DTE.SG - DEUTSCHE TELEKOM AG NAMENS-AKTI

Stuttgart - Stuttgart Delayed Price. Currency in EUR
14.69
-0.02 (-0.12%)
At close: 9:55PM CET
Stock chart is not supported by your current browser
Previous Close14.71
Open14.75
Bid14.68 x N/A
Ask14.69 x N/A
Day's Range14.66 - 14.79
52 Week Range13.98 - 16.25
Volume49,357
Avg. Volume53,554
Market CapN/A
Beta (5Y Monthly)N/A
PE Ratio (TTM)N/A
EPS (TTM)N/A
Earnings DateN/A
Forward Dividend & YieldN/A (N/A)
Ex-Dividend DateN/A
1y Target EstN/A
  • Is Deutsche Telekom AG (ETR:DTE) The Right Choice For A Smart Dividend Investor?
    Simply Wall St.

    Is Deutsche Telekom AG (ETR:DTE) The Right Choice For A Smart Dividend Investor?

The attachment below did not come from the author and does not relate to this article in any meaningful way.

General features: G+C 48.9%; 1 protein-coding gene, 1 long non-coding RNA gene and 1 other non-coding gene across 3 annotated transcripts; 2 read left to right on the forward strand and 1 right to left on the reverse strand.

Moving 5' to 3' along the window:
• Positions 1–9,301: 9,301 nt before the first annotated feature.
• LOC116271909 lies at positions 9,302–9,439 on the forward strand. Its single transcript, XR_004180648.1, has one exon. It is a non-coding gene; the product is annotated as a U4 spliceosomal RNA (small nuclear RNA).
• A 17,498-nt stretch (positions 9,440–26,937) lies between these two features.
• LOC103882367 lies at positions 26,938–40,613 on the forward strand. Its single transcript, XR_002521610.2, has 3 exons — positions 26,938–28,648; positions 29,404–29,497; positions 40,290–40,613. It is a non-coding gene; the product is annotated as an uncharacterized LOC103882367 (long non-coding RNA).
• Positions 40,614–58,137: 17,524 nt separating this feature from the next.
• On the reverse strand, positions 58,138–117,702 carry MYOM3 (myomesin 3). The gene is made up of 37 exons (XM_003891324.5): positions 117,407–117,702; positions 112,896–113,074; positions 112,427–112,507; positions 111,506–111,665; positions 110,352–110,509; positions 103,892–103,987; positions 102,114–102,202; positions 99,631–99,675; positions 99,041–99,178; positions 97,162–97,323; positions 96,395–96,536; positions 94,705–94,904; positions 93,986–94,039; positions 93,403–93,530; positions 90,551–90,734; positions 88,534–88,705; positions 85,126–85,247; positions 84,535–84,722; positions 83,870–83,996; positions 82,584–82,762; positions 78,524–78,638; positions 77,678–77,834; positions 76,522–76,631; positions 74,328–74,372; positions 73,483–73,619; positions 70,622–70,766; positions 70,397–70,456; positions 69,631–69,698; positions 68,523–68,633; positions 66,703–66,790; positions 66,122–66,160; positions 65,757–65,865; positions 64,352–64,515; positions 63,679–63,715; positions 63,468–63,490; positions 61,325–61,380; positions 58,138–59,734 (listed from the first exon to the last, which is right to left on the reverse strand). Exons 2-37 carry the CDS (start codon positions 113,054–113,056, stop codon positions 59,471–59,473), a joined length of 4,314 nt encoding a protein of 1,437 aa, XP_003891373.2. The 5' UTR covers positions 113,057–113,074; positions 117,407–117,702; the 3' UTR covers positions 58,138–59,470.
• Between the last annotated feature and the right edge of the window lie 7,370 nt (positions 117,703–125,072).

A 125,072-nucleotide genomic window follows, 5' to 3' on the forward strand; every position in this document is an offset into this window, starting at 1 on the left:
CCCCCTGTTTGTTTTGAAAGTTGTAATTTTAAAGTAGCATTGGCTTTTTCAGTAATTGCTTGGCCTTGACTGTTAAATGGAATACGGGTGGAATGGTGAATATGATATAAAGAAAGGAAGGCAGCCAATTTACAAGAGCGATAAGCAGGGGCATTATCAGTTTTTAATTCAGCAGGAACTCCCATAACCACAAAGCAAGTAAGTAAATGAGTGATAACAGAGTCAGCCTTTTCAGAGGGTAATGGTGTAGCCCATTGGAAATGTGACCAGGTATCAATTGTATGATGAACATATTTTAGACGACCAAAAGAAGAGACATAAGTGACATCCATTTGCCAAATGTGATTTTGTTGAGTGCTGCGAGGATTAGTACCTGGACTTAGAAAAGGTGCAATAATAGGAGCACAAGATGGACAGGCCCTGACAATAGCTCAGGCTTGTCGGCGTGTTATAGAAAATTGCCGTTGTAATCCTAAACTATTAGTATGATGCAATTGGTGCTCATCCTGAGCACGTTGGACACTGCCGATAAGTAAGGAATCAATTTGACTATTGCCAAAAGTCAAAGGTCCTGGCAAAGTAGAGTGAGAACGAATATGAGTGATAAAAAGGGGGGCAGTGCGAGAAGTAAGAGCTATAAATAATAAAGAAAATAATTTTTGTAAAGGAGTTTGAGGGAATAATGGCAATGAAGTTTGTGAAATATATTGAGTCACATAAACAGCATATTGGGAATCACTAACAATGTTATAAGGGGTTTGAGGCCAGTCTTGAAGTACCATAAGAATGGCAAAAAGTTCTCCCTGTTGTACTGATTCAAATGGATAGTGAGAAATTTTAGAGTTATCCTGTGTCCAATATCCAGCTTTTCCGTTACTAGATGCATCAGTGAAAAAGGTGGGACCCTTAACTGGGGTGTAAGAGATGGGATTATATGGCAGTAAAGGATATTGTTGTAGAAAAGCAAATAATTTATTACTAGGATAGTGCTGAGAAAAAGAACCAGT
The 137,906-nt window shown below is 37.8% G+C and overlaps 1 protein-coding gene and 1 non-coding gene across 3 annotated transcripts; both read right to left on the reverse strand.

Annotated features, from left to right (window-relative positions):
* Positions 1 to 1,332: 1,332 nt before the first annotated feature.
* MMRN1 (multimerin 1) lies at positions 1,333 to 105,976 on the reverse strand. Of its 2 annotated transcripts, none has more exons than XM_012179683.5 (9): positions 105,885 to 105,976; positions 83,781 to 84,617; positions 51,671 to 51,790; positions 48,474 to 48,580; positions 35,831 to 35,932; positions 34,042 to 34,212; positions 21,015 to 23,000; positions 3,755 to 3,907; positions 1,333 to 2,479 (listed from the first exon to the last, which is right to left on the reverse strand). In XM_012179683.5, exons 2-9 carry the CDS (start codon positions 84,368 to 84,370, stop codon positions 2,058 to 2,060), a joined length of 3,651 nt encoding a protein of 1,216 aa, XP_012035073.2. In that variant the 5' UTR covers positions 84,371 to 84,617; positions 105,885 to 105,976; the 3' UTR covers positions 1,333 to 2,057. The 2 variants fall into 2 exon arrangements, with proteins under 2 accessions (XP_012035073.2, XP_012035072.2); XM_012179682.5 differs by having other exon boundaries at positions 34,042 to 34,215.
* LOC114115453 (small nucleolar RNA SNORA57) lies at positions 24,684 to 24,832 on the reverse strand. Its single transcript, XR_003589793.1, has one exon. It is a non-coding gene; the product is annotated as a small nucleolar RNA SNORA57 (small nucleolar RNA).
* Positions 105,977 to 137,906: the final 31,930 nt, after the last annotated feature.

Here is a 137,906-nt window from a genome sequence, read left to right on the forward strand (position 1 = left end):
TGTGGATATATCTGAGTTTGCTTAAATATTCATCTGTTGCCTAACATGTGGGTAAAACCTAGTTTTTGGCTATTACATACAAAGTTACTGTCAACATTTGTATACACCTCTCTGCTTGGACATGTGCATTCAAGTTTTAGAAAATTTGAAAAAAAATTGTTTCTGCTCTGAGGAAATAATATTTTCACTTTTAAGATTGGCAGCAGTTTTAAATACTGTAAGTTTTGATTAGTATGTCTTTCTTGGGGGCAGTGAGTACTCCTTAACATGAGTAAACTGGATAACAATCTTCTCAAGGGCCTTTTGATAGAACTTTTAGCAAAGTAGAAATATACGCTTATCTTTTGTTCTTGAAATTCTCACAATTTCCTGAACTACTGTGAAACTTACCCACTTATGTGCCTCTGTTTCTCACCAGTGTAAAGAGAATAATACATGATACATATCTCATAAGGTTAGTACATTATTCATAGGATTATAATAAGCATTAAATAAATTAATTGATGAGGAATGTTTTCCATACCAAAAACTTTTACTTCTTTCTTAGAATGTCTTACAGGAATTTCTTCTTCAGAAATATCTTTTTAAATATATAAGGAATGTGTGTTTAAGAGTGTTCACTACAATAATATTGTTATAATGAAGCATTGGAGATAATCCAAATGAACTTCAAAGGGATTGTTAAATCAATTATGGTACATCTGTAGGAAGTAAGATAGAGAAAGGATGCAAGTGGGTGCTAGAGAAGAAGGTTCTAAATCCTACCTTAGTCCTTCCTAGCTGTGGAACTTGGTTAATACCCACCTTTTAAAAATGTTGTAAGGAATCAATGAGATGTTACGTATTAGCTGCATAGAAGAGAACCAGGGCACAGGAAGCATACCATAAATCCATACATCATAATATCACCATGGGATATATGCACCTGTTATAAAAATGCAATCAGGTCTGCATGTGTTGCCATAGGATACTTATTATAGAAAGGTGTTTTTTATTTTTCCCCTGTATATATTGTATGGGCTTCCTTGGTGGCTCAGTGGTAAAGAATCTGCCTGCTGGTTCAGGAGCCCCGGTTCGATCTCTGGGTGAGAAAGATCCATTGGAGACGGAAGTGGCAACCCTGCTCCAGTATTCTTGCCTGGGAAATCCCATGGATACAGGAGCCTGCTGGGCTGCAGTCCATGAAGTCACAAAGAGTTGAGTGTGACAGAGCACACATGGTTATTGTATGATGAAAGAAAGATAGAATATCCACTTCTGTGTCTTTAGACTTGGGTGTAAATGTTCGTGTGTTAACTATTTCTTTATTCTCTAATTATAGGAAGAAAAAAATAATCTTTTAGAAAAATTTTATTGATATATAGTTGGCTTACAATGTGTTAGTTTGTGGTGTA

Dividend paying stocks like Deutsche Telekom AG (ETR:DTE) tend to be popular with investors, and for good reason...

  • Exclusive: Huawei and Deutsche Telekom held advanced talks over 5G network deal - sources
    Reuters

    Exclusive: Huawei and Deutsche Telekom held advanced talks over 5G network deal - sources

    Deutsche Telekom was in advanced talks to retain China's Huawei as its main supplier of radio equipment for new mobile networks before it put the negotiations on hold for political reasons, according to three sources familiar with the matter. Washington has told allies that the company's equipment could be used by China as spying tools, an allegation denied by Huawei and Beijing. Deutsche Telekom, Europe's largest telecoms operator, announced last week that it was not entering into 5G network equipment contracts as it awaited the resolution of a political debate in Berlin over whether to restrict Huawei's access to the German market.

  • Can Germany Really Afford to Ban Huawei?
    Bloomberg

    Can Germany Really Afford to Ban Huawei?